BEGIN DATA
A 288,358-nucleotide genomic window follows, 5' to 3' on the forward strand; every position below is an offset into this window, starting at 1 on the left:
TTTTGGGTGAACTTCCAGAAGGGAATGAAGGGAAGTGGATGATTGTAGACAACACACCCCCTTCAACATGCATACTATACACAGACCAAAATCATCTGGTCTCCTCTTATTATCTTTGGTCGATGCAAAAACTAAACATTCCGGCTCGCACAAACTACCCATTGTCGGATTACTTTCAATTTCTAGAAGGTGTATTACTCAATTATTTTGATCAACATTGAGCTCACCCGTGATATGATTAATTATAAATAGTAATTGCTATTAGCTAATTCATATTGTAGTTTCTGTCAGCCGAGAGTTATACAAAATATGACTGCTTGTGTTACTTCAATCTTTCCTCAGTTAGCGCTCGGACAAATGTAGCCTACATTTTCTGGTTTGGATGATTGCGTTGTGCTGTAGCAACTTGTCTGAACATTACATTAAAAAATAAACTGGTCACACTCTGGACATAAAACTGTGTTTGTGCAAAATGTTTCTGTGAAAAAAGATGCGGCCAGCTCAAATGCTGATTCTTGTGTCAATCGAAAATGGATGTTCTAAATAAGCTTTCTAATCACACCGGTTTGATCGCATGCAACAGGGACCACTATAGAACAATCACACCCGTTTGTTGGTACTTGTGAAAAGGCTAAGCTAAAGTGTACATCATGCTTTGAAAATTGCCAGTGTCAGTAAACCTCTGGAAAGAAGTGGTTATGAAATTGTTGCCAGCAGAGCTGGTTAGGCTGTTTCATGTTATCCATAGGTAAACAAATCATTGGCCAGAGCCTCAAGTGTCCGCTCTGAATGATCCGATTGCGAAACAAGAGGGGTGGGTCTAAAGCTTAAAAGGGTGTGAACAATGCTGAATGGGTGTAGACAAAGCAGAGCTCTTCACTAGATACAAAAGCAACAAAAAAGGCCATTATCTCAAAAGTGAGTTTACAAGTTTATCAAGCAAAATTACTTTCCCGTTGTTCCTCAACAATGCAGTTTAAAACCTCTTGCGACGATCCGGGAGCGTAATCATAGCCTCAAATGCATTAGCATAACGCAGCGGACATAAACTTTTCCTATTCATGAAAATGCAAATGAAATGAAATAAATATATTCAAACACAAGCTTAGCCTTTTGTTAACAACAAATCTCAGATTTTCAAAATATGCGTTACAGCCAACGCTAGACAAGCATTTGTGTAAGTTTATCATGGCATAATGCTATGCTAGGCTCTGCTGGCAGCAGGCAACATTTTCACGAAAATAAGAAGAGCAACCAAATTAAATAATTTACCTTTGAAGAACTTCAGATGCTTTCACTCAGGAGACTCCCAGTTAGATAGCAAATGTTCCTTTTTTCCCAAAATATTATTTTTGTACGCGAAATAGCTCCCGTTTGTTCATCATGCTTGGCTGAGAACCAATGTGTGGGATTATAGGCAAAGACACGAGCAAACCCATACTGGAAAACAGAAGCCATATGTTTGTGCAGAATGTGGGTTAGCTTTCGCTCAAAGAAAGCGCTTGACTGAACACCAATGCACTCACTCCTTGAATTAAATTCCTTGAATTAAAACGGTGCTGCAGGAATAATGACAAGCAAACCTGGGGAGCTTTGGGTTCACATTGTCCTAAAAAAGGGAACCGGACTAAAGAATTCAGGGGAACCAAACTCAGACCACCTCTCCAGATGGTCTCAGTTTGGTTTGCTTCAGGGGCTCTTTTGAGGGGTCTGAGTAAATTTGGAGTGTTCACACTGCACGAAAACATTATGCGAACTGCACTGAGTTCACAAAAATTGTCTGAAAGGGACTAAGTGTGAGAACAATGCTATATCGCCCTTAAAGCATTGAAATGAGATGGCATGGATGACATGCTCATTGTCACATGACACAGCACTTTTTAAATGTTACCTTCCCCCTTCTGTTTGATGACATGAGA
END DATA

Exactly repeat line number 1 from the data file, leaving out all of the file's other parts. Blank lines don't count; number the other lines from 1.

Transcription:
A 288,358-nucleotide genomic window follows, 5' to 3' on the forward strand; every position below is an offset into this window, starting at 1 on the left: